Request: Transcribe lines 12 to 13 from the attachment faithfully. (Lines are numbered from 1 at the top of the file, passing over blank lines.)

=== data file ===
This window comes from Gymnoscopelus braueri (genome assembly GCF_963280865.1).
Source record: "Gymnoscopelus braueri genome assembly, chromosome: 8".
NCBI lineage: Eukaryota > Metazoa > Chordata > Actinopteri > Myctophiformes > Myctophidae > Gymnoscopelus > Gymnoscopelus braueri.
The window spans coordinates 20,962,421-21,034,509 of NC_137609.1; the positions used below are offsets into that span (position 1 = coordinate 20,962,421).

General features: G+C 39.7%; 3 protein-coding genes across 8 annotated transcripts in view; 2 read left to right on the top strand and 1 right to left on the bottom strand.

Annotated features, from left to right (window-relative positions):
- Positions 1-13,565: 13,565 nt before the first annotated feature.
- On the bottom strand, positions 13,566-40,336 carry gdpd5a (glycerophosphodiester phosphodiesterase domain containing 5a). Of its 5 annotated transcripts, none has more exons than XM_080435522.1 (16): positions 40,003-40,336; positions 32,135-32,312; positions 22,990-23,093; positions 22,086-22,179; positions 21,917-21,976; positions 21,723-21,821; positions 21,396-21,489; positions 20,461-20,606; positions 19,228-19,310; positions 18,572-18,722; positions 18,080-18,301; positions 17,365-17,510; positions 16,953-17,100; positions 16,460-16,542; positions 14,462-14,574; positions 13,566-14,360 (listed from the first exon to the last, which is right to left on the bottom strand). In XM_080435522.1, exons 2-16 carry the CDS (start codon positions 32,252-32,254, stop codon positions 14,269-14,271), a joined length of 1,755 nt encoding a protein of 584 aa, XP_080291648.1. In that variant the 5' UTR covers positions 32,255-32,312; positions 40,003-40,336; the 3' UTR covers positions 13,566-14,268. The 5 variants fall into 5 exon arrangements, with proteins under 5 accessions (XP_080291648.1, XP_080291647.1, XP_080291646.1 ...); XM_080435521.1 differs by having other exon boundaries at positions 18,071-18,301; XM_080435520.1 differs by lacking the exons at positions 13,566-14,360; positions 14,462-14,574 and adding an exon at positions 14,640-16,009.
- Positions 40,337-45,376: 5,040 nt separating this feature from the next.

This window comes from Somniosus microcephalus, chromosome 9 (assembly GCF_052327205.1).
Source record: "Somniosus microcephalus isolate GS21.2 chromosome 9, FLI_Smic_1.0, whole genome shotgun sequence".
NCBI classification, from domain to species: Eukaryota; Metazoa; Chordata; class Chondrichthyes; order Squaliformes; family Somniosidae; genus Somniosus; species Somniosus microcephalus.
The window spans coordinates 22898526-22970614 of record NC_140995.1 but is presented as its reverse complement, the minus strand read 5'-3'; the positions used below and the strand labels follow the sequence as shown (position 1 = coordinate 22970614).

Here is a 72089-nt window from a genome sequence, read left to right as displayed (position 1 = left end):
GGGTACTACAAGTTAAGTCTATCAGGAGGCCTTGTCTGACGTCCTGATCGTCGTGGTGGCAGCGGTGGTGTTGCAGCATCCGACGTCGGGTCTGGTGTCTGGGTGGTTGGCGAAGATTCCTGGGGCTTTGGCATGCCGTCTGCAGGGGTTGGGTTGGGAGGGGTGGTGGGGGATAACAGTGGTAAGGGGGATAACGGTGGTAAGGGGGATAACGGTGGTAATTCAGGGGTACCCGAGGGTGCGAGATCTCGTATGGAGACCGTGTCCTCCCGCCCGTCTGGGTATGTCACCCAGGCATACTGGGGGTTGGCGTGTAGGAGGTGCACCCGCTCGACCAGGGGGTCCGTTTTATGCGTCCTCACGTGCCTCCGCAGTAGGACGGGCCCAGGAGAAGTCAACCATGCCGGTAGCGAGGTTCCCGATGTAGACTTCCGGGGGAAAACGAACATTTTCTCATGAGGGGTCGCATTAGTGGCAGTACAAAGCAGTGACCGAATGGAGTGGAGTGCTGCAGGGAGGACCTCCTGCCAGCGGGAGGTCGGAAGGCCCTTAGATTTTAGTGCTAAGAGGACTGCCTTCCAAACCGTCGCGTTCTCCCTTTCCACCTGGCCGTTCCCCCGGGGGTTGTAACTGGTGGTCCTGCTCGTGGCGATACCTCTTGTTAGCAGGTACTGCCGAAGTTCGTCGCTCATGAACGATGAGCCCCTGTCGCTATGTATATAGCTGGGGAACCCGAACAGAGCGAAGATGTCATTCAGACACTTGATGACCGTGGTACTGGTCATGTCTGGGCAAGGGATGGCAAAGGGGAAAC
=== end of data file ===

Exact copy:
NCBI classification, from domain to species: Eukaryota; Metazoa; Chordata; class Chondrichthyes; order Squaliformes; family Somniosidae; genus Somniosus; species Somniosus microcephalus.
The window spans coordinates 22898526-22970614 of record NC_140995.1 but is presented as its reverse complement, the minus strand read 5'-3'; the positions used below and the strand labels follow the sequence as shown (position 1 = coordinate 22970614).